Every Dicyemid, according to Whitman, is either monogenic or diphygenic. The first-named produces only vermiform embryoes, and is hence a primary Nema-togen. The second produces (1) infusoriform embryoes (or males, E. v. B.), and then (2) vermiform embryoes; it is consequently first a Rhombogen (E. v. B.). and next a secondary Nematogen2. On this view the Rhombogen and secondary Nematogen are successive phases in the life-history of one and the same individual, but it is not known whether the monogenic and diphygenic individuals are or are not different forms. The distinction between them, which was not recognised by E. van Beneden, depends solely on the different modes in which their germs de-velope. The primary Nematogen is most common in young Cuttlefish, the Rhombogen in adult.
1Van Beneden's names are as follows: Dicyema, confined to the Cephalopod genus Octopus; Dicyemella to Eledone; Dicyemina to Sepia; and Dicyemopsis to Sepiola. See the historical section in Whitman's paper, Mitth. Zool. Stat. Naples, iv. 1883, p. 3.
2Rhombogen = individual producing infusoriform embryoes, Nematogen = individual producing vermiform embryoes, accordirg to E. van Beneden's nomenclature.
In a young Dicyemid the axial endoderm cell contains in addition to its nucleus several germ-cells. The first and second germ-cells are derived by division of the nucleus of the axial endoderm cell and a separation of a part of its protoplasm round each of the nuclei thus formed. The remaining germ-cells are derived by binary fission of the two first formed. In a Rhombogen each germ-cell present developes as follows. First of all it divides: one half consists of a nucleus plus a very small portion of protoplasm, if any at all. This half is clear, and remains in statu quo as a 'paranucleus.' The other half consists of nucleus and protoplasm, and it proceeds to divide into a number of cells surrounding a single central cell. The whole group is called by Whitman Infusorigen, a term used by E. van Beneden as synonymous with Rhombogen. The central cell of the group, or germogen, produces fresh cells endogenously, i. e. by division of the nucleus within the germogen. The cells of the group are set free, one or two at a time; they are large with large nuclei. The endogenously produced cells are similarly detached. All of them de-velope into infusoriform embryoes.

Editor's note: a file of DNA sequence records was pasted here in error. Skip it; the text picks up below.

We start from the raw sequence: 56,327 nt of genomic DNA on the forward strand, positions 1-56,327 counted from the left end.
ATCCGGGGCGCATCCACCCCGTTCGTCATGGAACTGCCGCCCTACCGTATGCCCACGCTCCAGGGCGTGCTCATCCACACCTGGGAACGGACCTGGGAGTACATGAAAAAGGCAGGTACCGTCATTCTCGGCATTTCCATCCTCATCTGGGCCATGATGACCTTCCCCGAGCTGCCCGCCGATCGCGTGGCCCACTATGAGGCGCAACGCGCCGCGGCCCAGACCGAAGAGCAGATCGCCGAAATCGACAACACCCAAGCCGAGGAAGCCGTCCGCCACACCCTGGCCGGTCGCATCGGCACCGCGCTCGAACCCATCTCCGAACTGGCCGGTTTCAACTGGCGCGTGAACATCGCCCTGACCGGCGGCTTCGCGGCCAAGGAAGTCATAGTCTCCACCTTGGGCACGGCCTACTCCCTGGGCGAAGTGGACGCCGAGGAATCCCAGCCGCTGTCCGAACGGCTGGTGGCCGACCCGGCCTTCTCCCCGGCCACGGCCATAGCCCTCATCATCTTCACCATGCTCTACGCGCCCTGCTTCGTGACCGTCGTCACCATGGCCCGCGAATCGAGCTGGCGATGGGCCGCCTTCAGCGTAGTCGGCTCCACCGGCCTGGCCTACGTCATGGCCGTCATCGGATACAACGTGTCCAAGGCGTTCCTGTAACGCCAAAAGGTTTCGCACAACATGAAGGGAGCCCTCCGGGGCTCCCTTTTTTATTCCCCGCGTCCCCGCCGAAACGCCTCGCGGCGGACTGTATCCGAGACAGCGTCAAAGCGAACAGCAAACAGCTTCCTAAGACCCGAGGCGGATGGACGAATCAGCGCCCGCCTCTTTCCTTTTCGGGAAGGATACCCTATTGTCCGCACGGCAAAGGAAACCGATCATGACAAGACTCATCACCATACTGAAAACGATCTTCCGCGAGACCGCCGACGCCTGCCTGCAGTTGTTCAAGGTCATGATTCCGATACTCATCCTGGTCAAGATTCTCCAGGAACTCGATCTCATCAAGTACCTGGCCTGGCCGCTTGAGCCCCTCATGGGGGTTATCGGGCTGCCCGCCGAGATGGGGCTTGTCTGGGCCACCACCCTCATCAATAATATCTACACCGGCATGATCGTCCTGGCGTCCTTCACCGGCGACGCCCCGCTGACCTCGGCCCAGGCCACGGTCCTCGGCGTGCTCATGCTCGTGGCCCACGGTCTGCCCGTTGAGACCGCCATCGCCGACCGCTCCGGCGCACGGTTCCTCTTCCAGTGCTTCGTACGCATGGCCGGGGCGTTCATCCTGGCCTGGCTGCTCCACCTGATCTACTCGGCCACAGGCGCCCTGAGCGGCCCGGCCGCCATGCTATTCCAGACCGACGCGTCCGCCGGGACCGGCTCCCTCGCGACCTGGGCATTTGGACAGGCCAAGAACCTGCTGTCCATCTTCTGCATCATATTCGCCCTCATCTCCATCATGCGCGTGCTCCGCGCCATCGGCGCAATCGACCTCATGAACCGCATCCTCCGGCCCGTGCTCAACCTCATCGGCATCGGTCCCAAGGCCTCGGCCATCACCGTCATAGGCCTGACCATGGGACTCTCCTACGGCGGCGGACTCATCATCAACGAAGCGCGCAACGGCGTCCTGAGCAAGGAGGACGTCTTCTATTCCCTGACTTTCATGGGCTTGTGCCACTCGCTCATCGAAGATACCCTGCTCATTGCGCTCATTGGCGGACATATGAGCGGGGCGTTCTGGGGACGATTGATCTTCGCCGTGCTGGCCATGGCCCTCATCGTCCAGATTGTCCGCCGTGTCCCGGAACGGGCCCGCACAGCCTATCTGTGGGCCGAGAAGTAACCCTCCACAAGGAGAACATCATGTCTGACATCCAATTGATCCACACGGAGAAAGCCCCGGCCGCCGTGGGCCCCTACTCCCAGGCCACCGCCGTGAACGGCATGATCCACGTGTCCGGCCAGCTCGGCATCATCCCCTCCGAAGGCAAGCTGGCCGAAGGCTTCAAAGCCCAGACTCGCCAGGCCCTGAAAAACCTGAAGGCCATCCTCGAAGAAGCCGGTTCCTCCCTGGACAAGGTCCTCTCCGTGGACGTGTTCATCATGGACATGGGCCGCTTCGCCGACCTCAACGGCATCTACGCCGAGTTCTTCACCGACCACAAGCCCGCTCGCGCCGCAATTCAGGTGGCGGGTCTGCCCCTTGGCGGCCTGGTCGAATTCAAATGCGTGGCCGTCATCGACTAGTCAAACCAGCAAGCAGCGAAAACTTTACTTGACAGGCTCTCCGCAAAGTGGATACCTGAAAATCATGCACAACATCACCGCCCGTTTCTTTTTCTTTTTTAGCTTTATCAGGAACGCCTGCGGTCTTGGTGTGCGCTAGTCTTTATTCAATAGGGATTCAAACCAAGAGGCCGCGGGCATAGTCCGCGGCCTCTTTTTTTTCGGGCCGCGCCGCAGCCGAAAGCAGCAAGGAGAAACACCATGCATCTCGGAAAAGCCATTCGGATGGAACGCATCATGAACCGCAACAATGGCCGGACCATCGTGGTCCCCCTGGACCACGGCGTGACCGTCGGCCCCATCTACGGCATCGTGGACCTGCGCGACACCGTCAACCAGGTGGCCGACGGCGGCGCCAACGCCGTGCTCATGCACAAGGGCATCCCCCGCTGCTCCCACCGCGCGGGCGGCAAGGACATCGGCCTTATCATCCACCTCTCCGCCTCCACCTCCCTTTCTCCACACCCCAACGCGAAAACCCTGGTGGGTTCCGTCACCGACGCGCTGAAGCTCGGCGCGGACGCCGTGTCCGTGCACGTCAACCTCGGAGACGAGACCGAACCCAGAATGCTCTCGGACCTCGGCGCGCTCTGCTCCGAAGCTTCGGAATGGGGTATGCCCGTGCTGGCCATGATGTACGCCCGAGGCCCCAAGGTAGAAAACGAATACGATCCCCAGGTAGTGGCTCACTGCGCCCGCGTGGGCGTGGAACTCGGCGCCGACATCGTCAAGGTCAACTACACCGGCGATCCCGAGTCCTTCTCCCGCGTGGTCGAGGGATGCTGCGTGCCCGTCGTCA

Finally, the germogen gives rise to a number of small cells with small nuclei, which lie loose, i. e. not coherent in a group, multiply by division, and fill the axial endoderm cell in great measure. From them originate the vermiform embryoes, but the development of the latter rarely occurs before all the infusoriform embryoes have escaped. The germogen cell, exhausted by the work of fission, is finally reduced to a 'residual nucleus.'
The axial endoderm cell of a primary Nematogen contains only its own nucleus and germ-cells developing into vermiform embryoes; of a Rhombogen its own nucleus + one or more paranuclei equal in number to the Infusorigens present; of a secondary Nematogen, its own nucleus + a number of paranuclei + a number of residual nuclei equal in number to the Infusorigens that have been resolved, + many germ-cells developing or about to develope into vermiform embryoes. The maximum number of Infusorigens produced is generally eight. Whitman is inclined to believe that an Infusorigen is an individual equivalent to the Gastrula of the vermiform embryo.